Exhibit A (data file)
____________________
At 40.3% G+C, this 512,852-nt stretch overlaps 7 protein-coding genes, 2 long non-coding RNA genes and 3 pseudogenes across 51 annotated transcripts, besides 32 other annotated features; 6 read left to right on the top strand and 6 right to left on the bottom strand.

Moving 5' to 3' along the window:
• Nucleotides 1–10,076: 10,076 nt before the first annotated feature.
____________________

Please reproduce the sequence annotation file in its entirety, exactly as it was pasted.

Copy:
At 40.3% G+C, this 512,852-nt stretch overlaps 7 protein-coding genes, 2 long non-coding RNA genes and 3 pseudogenes across 51 annotated transcripts, besides 32 other annotated features; 6 read left to right on the top strand and 6 right to left on the bottom strand.

Moving 5' to 3' along the window:
• Nucleotides 1–10,076: 10,076 nt before the first annotated feature.